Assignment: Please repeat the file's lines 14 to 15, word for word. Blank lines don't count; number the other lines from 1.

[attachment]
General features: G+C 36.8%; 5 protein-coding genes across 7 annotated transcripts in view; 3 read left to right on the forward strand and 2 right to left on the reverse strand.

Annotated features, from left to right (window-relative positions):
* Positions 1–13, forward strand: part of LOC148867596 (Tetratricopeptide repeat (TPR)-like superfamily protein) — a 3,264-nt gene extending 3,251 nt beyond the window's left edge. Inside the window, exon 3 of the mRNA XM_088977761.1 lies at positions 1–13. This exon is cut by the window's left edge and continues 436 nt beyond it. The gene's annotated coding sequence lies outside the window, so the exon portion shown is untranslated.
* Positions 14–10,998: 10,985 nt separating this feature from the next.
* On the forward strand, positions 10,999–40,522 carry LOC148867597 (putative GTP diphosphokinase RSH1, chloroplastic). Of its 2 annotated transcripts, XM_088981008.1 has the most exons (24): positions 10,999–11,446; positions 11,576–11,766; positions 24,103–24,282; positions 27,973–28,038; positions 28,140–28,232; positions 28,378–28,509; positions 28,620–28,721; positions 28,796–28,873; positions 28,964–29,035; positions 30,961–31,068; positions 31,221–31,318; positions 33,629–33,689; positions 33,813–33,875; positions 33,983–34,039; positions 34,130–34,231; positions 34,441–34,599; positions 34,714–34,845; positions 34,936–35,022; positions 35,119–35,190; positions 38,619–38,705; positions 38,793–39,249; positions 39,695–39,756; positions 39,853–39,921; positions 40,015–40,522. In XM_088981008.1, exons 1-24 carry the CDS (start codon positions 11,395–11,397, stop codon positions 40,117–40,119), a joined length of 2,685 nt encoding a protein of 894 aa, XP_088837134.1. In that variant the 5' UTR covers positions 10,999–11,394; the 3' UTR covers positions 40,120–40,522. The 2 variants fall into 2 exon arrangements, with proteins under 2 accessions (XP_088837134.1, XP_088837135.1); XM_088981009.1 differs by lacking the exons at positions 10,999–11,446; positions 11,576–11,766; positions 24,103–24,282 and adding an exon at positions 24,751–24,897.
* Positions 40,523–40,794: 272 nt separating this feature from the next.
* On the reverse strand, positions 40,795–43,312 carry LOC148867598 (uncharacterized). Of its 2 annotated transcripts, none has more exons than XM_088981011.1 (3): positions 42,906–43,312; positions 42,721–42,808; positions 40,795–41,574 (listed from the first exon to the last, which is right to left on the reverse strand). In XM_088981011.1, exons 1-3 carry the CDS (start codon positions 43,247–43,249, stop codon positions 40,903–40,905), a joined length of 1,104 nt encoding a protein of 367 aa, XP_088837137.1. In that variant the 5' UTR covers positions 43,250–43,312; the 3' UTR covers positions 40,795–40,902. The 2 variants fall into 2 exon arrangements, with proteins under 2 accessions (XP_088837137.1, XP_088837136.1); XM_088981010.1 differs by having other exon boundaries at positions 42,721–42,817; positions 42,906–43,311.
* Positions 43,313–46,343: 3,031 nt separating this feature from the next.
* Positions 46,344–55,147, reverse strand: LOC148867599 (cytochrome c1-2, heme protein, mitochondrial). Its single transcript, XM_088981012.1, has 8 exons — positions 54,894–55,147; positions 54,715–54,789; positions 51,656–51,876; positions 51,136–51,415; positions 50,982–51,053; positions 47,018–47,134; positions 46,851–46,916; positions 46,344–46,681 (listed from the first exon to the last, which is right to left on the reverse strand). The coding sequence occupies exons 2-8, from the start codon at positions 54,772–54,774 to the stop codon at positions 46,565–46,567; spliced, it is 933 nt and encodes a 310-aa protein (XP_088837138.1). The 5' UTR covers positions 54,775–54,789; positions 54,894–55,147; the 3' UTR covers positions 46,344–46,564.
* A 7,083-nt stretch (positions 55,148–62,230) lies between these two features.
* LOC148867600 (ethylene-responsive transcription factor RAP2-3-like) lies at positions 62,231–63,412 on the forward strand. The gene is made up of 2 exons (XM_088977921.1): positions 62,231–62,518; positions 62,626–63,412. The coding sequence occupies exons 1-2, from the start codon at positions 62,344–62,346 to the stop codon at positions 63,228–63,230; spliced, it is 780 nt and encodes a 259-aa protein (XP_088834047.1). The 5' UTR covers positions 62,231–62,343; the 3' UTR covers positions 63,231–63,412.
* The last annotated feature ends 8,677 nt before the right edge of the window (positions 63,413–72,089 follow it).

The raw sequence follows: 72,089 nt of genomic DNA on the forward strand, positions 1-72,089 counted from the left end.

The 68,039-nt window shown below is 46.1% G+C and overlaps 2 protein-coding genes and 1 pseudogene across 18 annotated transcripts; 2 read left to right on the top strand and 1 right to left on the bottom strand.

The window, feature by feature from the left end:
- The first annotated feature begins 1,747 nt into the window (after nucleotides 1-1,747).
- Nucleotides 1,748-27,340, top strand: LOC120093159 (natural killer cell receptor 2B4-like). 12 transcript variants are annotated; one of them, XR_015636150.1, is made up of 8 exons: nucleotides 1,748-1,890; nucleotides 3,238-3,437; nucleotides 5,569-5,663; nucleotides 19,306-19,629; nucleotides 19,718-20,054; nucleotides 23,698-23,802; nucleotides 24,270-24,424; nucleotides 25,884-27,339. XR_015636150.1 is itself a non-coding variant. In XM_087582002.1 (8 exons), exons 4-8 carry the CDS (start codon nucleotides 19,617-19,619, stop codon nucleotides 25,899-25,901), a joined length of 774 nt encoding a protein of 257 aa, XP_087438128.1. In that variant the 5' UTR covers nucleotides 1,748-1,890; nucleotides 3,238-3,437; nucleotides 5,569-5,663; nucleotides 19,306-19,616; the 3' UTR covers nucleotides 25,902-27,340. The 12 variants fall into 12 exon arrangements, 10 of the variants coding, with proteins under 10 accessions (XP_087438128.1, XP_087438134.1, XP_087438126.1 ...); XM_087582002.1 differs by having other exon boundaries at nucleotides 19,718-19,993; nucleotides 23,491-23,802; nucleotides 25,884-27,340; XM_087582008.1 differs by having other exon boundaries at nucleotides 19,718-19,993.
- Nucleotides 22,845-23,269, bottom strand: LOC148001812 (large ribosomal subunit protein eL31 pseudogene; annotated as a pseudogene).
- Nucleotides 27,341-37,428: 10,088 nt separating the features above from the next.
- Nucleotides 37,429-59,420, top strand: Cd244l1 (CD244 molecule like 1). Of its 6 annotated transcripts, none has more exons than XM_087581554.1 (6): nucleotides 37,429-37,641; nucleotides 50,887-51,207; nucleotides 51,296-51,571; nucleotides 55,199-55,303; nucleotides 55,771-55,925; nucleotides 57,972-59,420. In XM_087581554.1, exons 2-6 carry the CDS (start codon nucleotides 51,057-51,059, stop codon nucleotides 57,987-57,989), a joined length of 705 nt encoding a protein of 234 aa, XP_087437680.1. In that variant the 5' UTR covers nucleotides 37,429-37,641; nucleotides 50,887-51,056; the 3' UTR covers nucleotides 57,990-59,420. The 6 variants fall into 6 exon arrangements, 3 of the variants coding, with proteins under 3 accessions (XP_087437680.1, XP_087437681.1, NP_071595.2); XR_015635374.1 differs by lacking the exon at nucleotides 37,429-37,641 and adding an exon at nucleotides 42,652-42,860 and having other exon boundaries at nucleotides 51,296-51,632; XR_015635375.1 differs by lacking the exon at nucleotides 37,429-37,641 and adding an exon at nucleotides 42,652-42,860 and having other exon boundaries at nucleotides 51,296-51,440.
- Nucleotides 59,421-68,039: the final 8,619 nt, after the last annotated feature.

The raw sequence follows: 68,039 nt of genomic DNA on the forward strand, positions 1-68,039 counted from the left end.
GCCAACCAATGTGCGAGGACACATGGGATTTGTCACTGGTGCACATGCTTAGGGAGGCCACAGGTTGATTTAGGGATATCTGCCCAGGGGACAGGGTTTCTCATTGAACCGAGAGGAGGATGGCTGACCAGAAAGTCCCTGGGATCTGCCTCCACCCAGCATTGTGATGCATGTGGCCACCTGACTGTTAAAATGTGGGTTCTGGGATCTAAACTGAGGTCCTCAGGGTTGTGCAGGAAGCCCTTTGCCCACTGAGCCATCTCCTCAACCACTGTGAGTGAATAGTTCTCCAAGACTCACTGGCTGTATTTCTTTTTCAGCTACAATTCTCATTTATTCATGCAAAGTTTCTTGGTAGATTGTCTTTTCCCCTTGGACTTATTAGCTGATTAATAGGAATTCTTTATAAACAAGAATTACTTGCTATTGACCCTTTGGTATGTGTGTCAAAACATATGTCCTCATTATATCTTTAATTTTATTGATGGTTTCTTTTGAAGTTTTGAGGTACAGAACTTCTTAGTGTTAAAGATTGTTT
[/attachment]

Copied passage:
The 68,039-nt window shown below is 46.1% G+C and overlaps 2 protein-coding genes and 1 pseudogene across 18 annotated transcripts; 2 read left to right on the top strand and 1 right to left on the bottom strand.

The window, feature by feature from the left end: